The enormous sum of public funds that L.A. entrusts to fossil fuel banks undercuts the climate leadership of city officials. For example, this past August L.A. Mayor Eric Garcetti joined a coalition of hundreds of mayors across the country to condemn Donald Trump's plans to weaken vehicle efficiency standards and rescind California's waiver right to set stronger greenhouse gas regulations. In December 2016, Garcetti joined other mayors to denounce Trump's decision to walk away from the Paris agreement. The city council has shown progressive streaks on banking issues as well. In December 2017, the Council unanimously voted to enforce both federal and state Community Reinvestment Act ratings disqualifying Wells Fargo from submitting a Request for Proposal for the city's commercial banking services. And yet, the city still banks with Wells Fargo.

Activist calling for Wells Fargo to divest from Dakota Access Pipeline. Joe Piette / Flickr / Creative Commons

If L.A. voters approve Charter Amendment B, the city will be one step closer to creating a municipal bank and redirecting its billions of dollars of public funds to environmentally sound, fiscally smart, sustainable community needs. In doing so, L.A. will serve as a beacon of progress to inspire the larger national movement to establish public banks.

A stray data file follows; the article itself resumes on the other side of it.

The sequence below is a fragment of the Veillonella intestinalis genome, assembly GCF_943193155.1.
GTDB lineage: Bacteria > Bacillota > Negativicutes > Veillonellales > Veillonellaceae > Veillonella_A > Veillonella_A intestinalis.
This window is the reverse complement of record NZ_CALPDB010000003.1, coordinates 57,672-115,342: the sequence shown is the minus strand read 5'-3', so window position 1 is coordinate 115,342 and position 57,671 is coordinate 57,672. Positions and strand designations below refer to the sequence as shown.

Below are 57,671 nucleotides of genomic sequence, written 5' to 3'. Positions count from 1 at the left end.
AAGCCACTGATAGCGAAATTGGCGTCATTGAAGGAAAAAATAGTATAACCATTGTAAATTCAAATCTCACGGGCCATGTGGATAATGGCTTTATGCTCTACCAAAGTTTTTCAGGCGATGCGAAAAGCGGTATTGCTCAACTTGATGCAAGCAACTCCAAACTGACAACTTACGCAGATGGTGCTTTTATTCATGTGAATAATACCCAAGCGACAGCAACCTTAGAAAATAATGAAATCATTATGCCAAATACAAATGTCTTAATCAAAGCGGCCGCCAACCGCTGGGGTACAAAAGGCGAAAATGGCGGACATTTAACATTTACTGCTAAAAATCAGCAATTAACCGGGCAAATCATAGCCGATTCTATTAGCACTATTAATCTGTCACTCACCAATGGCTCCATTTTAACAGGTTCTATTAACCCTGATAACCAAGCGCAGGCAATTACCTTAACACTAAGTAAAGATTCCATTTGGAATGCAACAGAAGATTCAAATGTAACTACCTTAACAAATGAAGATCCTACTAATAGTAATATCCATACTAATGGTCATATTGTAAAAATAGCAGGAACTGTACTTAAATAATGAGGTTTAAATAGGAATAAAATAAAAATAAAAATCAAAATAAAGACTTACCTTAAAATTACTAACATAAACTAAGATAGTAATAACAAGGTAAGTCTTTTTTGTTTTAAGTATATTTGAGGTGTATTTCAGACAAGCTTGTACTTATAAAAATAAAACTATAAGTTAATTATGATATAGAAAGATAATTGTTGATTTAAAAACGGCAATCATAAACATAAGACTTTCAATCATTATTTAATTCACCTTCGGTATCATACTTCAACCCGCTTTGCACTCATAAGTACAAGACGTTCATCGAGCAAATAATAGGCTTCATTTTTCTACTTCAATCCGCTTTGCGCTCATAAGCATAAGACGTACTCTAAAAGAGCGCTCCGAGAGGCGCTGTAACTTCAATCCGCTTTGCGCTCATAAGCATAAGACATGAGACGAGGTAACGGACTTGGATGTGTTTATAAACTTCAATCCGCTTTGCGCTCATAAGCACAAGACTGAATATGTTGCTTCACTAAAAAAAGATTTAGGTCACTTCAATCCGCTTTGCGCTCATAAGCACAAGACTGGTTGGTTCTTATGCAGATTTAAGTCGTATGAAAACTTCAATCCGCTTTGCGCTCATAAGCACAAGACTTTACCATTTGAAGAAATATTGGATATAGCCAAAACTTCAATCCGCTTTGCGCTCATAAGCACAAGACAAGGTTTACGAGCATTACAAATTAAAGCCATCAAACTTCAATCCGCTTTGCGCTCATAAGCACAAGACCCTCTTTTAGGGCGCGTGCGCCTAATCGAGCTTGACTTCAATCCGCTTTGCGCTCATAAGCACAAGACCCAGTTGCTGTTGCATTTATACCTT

For a sense of why Los Angeles so badly needs to approve Charter Amendment B, we've included descriptions of just a handful of the harmful projects Los Angeles is currently supporting by keeping its money in fossil fuel banks (based on publicly available information). Here is a sample of some of the projects that LA's banks support:

Dakota Access Pipeline (United States):

  • Citi — $235 million in project finance
  • MUFG — $235 million in project finance
  • Wells Fargo — $120 million in project finance

The Dakota Access Pipeline, or DAPL, extends over 1,000 miles across several U.S. states, damaging Native American ancestral lands and water. Passing within just a half-mile of the Standing Rock Indian Reservation, the pipeline has destroyed sacred sites and threatens the tribe's drinking water with potential oil spills. Beginning in 2016, Native American water protectors, including Standing Rock Sioux tribal elders and members, led opposition to DAPL. Supported by thousands of allies, this grew into one of the largest and most iconic movements in the world to halt fossil fuel pipelines. In response to peaceful, prayerful resistance, police from several states and agencies, members of the U.S. National Guard and armed private security forces used military equipment and tactics, including attack dogs, to intimidate, assault, arrest and otherwise commit grievous human rights abuses against water protectors and their allies. Opposition to the pipeline expanded far beyond the project site and supercharged the growing global movement against financial institutions that support fossil fuel projects.